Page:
Toxic Flowers and Plants: Many beautiful flowers begin to bloom in Spring. However, many of these beautiful flowers are also very dangerous to your cat. Please note that this is not a complete list of toxic flowers and plants. You can visit the ASPCA's list of toxic and non-toxic plants for a more complete list.
Easter Lilies: I would highly suggest NOT bringing home Easter lilies if you have a cat as part of your family. All "true lilies" are incredibly toxic to cats. Ingesting even a few leaves or petals from a "true lily," drinking water from the lily's vase, or licking pollen off its fur can cause acute kidney failure in cats. "True lilies" come from the Lilium or Hemerocallis species and include the Tiger, Easter, Western, Red, Japanese Show, Asiatic Hybrid, Day, Rubrum, Wood, and Stargazer lilies. All parts of these lilies are toxic - stems, leaves, petals, and pollen.
Clinical signs typically appear six to 12 hours after ingestion and may include decreased or excessive thirst, lack of appetite, vomiting, decreased or excessive urination, dehydration, lethargy, acute kidney failure, and death. Symptoms will worsen as kidney failure develops. Some cats may also experience seizures, disorientation, and staggering. If you suspect your cat has ingested any type of "true lily," please take her to a veterinarian immediately. The sooner a kitty is treated for lily toxicity, the better her chances of survival. Treatment includes giving medication, such as activated charcoal that binds the poison in the stomach and intestines, giving intravenous fluids to help flush out the kidneys, inducing vomiting, and using blood tests to monitor kidney function.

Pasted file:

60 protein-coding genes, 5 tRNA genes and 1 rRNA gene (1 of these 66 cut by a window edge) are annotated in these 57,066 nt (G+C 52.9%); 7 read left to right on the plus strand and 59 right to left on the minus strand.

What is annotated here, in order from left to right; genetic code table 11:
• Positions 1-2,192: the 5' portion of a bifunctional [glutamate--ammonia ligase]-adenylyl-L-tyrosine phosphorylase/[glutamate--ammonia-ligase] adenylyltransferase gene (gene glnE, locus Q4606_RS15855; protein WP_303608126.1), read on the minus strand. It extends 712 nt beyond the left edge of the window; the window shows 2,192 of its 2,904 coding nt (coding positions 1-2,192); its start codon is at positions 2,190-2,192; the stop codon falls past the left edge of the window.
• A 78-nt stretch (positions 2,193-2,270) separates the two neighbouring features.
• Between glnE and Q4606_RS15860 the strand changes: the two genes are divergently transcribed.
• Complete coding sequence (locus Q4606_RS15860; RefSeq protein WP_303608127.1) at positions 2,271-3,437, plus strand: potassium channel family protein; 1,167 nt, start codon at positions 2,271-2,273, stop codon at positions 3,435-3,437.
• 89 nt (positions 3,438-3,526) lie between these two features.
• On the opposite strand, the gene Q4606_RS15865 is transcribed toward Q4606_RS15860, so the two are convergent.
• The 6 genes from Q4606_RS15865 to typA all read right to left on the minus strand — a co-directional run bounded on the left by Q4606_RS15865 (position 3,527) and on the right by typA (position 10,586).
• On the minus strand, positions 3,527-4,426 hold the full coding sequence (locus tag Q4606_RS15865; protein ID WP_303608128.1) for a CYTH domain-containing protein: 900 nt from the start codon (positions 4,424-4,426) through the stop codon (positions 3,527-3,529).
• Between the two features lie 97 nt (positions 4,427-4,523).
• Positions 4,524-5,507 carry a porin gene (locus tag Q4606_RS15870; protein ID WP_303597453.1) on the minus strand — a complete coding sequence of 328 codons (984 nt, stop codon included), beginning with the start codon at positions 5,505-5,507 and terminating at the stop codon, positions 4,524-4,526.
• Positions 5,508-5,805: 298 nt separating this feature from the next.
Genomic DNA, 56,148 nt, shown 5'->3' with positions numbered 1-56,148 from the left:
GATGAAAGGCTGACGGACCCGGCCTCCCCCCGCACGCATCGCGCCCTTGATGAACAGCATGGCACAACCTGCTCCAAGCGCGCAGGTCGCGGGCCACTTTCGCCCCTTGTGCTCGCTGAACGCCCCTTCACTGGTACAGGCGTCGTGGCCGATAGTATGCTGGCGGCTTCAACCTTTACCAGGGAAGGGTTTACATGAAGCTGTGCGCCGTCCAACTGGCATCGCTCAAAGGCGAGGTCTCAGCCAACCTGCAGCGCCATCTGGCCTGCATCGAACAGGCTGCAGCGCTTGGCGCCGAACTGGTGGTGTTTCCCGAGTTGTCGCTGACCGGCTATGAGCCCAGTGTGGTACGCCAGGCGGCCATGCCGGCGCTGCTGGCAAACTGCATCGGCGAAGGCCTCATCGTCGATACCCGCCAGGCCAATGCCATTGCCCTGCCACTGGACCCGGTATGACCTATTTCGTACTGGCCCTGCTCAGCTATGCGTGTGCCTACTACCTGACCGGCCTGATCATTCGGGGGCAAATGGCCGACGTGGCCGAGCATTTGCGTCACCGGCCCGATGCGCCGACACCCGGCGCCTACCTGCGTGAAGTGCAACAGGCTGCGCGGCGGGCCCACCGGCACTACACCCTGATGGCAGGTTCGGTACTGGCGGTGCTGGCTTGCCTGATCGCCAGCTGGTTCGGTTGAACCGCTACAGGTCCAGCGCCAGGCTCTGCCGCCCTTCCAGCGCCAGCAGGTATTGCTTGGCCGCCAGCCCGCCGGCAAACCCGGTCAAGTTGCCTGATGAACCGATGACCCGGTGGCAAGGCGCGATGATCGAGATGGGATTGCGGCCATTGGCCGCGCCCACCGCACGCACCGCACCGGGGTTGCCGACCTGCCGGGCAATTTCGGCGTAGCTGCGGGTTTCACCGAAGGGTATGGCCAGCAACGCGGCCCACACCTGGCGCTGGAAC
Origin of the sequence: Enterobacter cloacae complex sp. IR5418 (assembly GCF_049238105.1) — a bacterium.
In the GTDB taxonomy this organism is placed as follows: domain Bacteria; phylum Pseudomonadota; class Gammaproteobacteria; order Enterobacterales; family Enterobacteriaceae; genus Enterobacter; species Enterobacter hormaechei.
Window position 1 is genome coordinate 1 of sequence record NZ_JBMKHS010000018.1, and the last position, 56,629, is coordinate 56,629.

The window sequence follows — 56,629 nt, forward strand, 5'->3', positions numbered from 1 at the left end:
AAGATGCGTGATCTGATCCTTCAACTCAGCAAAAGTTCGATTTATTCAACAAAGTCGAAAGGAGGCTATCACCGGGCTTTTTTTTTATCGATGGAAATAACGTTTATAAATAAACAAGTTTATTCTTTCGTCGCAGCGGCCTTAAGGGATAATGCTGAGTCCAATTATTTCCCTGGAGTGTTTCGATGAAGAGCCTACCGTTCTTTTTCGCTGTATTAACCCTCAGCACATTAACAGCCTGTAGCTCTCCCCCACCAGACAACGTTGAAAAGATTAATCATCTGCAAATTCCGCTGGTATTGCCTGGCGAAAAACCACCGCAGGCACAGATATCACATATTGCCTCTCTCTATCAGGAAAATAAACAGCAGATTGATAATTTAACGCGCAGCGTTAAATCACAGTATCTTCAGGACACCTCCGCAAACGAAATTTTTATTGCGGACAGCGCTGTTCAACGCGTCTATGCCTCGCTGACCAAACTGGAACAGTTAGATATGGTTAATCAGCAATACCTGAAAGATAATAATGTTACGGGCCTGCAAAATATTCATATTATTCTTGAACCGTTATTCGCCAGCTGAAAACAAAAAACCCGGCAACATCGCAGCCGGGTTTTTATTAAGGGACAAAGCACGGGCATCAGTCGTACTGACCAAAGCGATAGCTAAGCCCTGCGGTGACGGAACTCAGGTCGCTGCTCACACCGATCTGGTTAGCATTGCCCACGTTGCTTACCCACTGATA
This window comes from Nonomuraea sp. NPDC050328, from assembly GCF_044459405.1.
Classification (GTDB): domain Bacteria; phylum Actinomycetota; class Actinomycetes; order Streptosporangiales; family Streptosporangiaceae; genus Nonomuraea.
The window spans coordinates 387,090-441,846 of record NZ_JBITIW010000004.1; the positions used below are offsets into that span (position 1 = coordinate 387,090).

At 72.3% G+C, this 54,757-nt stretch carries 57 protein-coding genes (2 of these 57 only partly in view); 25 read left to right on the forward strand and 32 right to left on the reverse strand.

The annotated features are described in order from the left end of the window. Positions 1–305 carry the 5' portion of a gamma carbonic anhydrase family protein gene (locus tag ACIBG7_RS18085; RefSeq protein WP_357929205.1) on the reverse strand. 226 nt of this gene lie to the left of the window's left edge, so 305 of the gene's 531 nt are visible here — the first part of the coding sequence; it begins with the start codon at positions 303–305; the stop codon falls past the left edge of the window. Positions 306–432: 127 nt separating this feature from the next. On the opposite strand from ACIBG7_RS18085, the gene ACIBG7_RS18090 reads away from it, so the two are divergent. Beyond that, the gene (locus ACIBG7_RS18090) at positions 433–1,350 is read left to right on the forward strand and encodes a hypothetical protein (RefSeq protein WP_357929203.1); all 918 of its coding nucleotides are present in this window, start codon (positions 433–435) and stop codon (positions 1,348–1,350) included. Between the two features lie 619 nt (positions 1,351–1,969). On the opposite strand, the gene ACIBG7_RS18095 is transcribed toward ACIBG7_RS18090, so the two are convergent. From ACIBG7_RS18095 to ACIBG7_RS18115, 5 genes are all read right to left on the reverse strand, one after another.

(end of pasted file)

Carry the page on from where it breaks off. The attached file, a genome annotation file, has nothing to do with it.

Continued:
Benign lilies, such as the Peace, Peruvian, and Calla Lily are safer to have around kitties, though they still cause mouth irritation if ingested. If a cat ingests any part of a benign lily, he may experience drooling, vomiting, foaming, and pawing at the mouth. In rare cases cats may also have trouble breathing after eating part of a benign lily.
Hyacinth: Hyacinths are beautiful flowers, but they are also poisonous to kitties. When ingested, a Hyacinth can cause intense vomiting and diarrhea (occasionally with blood), tremors, and depression.
Azalea: Vomiting, diarrhea, excessive drooling, central nervous system depression, weakness, coma, low blood pressure, cardiac collapse, and death are all possible when a cat ingests azalea.
Sweet Pea: Though very beautiful, Sweet Pea is another flower toxic to cats. Ingestion of Sweet Pea can cause pacing, weakness, head pressing, lethargy, seizures, tremors, and death.
If you believe your cat has ingested any type of toxic plant, please contact your veterinarian or local animal hospital right away. You can also contact the ASPCA Poison Control hotline at 888-426-4435. Please note: the ASPCA charges a $65 consultation fee.
Safe Alternatives: Fortunately, there are a number of beautiful flowers you can keep in your home that aren't toxic to cats. Some of these include Roses, Easter Orchids, Easter Daisies, Bachelors Buttons, Camellias, Cornflowers, Petunias, Gerber Daisies, Hollyhocks, Impatience Plants, and Zinnias. You can view a more complete list of plants not toxic to cats on the ASPCA website.